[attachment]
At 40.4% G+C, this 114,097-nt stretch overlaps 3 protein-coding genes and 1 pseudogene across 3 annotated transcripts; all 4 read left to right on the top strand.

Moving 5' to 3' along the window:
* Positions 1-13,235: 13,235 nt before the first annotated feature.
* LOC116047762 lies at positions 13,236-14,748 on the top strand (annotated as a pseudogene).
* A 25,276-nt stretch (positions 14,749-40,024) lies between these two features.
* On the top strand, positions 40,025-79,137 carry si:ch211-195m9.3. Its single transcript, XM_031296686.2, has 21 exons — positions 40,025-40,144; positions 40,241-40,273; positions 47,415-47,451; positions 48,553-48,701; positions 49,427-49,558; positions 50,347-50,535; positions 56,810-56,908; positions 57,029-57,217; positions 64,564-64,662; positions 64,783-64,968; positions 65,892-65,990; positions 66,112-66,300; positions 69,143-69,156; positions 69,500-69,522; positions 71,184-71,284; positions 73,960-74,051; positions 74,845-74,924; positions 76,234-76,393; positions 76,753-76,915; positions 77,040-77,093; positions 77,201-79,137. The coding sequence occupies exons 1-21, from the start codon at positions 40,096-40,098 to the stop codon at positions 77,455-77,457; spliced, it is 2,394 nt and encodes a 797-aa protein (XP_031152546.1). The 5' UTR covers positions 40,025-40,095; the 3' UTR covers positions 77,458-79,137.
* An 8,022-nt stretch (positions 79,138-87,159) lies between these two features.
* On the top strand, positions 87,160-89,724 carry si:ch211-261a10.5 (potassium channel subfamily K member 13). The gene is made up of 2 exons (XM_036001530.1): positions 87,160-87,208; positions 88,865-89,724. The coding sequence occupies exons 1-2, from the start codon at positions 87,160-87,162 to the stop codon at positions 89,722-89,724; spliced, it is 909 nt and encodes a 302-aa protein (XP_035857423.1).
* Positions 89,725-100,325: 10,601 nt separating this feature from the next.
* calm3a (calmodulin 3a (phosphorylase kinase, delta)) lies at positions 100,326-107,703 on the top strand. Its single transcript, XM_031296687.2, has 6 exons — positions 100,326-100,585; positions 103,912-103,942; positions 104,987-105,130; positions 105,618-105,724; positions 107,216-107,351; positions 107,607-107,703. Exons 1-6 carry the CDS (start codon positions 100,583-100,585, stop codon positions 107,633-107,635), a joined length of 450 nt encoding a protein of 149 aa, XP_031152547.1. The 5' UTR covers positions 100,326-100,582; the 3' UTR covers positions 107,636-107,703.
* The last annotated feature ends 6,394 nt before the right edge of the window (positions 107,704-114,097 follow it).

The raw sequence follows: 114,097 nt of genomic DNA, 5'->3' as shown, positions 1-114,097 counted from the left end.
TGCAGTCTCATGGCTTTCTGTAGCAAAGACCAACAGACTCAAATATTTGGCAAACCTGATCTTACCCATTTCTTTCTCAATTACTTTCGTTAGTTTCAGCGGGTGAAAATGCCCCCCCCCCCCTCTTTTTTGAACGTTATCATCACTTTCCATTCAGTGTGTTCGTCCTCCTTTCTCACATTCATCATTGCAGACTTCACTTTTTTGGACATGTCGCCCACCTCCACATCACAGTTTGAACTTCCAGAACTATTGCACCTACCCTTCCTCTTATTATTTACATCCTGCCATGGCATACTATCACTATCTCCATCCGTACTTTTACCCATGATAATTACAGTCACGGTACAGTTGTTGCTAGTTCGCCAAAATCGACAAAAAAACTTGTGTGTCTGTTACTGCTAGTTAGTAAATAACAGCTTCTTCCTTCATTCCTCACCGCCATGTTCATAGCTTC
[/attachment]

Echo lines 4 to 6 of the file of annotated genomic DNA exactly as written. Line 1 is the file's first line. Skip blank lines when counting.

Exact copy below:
* LOC116047762 lies at positions 13,236-14,748 on the top strand (annotated as a pseudogene).
* A 25,276-nt stretch (positions 14,749-40,024) lies between these two features.
* On the top strand, positions 40,025-79,137 carry si:ch211-195m9.3. Its single transcript, XM_031296686.2, has 21 exons — positions 40,025-40,144; positions 40,241-40,273; positions 47,415-47,451; positions 48,553-48,701; positions 49,427-49,558; positions 50,347-50,535; positions 56,810-56,908; positions 57,029-57,217; positions 64,564-64,662; positions 64,783-64,968; positions 65,892-65,990; positions 66,112-66,300; positions 69,143-69,156; positions 69,500-69,522; positions 71,184-71,284; positions 73,960-74,051; positions 74,845-74,924; positions 76,234-76,393; positions 76,753-76,915; positions 77,040-77,093; positions 77,201-79,137. The coding sequence occupies exons 1-21, from the start codon at positions 40,096-40,098 to the stop codon at positions 77,455-77,457; spliced, it is 2,394 nt and encodes a 797-aa protein (XP_031152546.1). The 5' UTR covers positions 40,025-40,095; the 3' UTR covers positions 77,458-79,137.